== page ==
New South Dakota law focuses on missing indigenous women
SIOUX FALLS, S.D. (AP) — A new South Dakota law is aimed at gaining an understanding of how many Native American women are missing or murdered in the state.
The law, which takes effect Monday, received unanimous support in the South Dakota House and Senate. The law requires the state Division of Criminal Investigation to collect data on missing and murdered indigenous people, and create procedures and training for investigating cases involving women and children.
The bill’s sponsor, Republican Sen. Lynne DiSanto of Box Elder, said she hopes the new law sends a message that “every missing South Dakotan is important, worthy of our time and our resources.”
Republican Gov. Kristi Noem told the Argus Leader the new law will allow South Dakota to share information with other state and tribal agencies to “bring these women home.”
“If we’re going to create a stronger South Dakota, we need to take care of our most vulnerable population,” Noem said. “I’m proud of the way this bill paves avenues for us to work together and make real headway on this issue.”
Savanna’s Act — named for 22-year-old Savanna LaFontaine-Greywind, whose body was found in a North Dakota river in 2017 — was reintroduced earlier this year after stalling in Congress last year. The federal bill proposes to increase tribal law enforcement’s access to criminal databases, increase data collection on missing persons cases and set new guidelines for law enforcement’s response to reports of missing Native Americans.
Rep. Tamara St. John, R-Sisseton, said she sees the state’s law as working in tandem with Savanna’s Act if it passes and connecting the tribes, state and federal entities.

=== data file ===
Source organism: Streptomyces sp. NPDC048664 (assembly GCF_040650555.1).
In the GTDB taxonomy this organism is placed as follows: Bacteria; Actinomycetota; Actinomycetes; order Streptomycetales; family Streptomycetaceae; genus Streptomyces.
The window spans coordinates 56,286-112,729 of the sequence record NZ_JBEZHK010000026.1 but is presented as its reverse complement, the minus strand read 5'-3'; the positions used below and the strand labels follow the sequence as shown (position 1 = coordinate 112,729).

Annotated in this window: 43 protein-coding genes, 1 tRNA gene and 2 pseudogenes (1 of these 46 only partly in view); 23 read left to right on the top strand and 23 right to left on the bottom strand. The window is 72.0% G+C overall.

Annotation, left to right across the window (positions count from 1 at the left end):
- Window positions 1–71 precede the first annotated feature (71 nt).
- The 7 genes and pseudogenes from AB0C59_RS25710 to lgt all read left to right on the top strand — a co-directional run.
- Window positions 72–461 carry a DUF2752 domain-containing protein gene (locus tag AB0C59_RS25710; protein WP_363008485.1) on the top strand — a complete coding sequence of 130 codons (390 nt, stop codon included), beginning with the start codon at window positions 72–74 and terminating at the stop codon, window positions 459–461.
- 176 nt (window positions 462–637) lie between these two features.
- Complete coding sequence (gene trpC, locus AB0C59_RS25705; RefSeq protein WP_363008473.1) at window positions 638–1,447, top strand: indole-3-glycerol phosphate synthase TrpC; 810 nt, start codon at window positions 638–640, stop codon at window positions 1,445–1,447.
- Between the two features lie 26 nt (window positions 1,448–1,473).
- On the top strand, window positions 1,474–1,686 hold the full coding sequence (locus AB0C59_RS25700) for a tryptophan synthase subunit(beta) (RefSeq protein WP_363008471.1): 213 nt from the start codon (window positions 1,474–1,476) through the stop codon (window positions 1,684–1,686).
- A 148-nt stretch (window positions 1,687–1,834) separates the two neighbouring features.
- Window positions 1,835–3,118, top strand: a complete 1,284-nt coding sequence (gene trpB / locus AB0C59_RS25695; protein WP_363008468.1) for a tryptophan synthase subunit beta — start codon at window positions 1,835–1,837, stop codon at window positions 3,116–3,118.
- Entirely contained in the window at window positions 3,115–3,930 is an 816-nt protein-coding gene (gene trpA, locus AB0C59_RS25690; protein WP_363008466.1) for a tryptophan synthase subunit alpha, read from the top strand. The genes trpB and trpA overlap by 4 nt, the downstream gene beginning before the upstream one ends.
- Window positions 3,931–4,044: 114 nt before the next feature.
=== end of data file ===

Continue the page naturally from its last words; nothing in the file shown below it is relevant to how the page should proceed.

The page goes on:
Missing persons and homicide cases involving Native American women can fall into multiple law enforcement jurisdictions and can occur in isolated locations in South Dakota.
St. John said she doesn’t believe law enforcement is intentionally looking the other way, but that jurisdiction complexities can cause delays or cases to fall through the cracks, or the person isn’t reported missing at all.
Sex trafficking or drug addiction also may play into how a case of a missing Native American woman is handled, which can cause the family to perceive that it’s not being investigated, she said.
DiSanto and St. John point to the case of Corrine White Thunder as an example of why the legislation was needed. White Thunder’s body was found in the Missouri River in Pierre earlier this month after she was missing for 18 months, but she was not reported missing.
“Clearly, we have a breakdown of missing Native women specifically in South Dakota that no one is looking for, and that’s not right and it needs to be improved,” DiSanto said.